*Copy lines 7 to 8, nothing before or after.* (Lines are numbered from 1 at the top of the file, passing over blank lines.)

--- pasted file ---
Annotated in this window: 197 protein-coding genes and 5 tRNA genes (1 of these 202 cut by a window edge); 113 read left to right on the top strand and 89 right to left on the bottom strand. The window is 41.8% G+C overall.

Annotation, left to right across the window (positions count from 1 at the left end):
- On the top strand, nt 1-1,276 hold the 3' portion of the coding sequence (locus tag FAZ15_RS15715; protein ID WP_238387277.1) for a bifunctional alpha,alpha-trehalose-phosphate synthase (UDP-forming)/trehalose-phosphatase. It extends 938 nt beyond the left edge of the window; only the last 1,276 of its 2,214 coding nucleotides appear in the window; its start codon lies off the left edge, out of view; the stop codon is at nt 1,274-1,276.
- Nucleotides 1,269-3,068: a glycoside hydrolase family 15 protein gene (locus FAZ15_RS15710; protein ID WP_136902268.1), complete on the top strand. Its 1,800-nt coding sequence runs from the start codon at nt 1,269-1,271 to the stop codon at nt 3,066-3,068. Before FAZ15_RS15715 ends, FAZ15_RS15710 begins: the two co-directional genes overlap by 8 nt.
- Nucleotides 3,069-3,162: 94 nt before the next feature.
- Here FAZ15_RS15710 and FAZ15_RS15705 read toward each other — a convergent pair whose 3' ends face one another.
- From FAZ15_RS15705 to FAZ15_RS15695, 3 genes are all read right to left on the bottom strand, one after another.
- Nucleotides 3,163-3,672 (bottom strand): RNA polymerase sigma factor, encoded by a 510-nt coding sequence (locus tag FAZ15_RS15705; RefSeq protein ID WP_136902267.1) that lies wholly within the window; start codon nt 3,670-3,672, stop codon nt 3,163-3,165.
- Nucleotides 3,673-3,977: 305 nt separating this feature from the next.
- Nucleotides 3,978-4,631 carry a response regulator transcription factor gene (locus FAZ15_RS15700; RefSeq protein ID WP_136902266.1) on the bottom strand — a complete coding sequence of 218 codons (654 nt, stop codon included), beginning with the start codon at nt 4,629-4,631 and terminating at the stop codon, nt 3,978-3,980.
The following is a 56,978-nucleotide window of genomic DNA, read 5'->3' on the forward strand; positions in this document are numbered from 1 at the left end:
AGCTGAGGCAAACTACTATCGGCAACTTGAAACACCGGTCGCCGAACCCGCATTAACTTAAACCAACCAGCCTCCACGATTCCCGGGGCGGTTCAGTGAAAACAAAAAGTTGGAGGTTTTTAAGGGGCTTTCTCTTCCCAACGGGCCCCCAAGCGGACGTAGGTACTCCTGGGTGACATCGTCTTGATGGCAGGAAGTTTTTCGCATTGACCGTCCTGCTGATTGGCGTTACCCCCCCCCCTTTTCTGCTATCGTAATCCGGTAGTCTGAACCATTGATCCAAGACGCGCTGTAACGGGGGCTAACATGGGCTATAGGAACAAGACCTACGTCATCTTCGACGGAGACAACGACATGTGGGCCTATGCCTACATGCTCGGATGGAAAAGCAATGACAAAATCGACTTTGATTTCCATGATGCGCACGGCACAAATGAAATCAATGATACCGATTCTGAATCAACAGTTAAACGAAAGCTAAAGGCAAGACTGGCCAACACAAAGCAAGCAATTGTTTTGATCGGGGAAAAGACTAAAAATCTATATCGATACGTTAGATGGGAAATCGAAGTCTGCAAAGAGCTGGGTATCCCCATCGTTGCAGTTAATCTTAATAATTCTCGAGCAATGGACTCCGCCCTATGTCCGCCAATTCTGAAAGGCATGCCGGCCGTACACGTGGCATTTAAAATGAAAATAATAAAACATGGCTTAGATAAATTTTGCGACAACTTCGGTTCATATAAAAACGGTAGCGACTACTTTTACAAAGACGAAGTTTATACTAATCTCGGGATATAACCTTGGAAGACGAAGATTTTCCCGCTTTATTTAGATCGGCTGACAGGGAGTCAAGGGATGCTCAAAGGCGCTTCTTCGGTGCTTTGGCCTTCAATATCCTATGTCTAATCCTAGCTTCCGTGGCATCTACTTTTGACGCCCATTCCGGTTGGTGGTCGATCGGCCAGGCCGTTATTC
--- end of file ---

- From FAZ15_RS15705 to FAZ15_RS15695, 3 genes are all read right to left on the bottom strand, one after another.
- Nucleotides 3,163-3,672 (bottom strand): RNA polymerase sigma factor, encoded by a 510-nt coding sequence (locus tag FAZ15_RS15705; RefSeq protein ID WP_136902267.1) that lies wholly within the window; start codon nt 3,670-3,672, stop codon nt 3,163-3,165.